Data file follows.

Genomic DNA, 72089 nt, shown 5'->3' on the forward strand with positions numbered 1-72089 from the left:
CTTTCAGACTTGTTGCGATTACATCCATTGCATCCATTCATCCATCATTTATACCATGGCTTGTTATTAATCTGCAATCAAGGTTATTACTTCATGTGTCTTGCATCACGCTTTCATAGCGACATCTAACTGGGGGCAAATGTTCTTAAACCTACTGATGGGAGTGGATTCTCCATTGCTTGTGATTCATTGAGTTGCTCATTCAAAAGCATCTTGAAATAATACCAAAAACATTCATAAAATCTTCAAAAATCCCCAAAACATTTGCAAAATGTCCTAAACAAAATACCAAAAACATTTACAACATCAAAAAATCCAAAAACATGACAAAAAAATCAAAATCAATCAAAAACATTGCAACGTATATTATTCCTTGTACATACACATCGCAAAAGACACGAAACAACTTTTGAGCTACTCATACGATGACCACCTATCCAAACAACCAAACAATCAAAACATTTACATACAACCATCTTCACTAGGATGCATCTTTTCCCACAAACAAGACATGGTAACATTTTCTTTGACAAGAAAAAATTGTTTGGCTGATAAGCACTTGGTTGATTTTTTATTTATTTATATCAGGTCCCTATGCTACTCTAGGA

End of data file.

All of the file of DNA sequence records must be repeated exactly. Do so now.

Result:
Genomic DNA, 72089 nt, shown 5'->3' on the forward strand with positions numbered 1-72089 from the left:
CTTTCAGACTTGTTGCGATTACATCCATTGCATCCATTCATCCATCATTTATACCATGGCTTGTTATTAATCTGCAATCAAGGTTATTACTTCATGTGTCTTGCATCACGCTTTCATAGCGACATCTAACTGGGGGCAAATGTTCTTAAACCTACTGATGGGAGTGGATTCTCCATTGCTTGTGATTCATTGAGTTGCTCATTCAAAAGCATCTTGAAATAATACCAAAAACATTCATAAAATCTTCAAAAATCCCCAAAACATTTGCAAAATGTCCTAAACAAAATACCAAAAACATTTACAACATCAAAAAATCCAAAAACATGACAAAAAAATCAAAATCAATCAAAAACATTGCAACGTATATTATTCCTTGTACATACACATCGCAAAAGACACGAAACAACTTTTGAGCTACTCATACGATGACCACCTATCCAAACAACCAAACAATCAAAACATTTACATACAACCATCTTCACTAGGATGCATCTTTTCCCACAAACAAGACATGGTAACATTTTCTTTGACAAGAAAAAATTGTTTGGCTGATAAGCACTTGGTTGATTTTTTATTTATTTATATCAGGTCCCTATGCTACTCTAGGA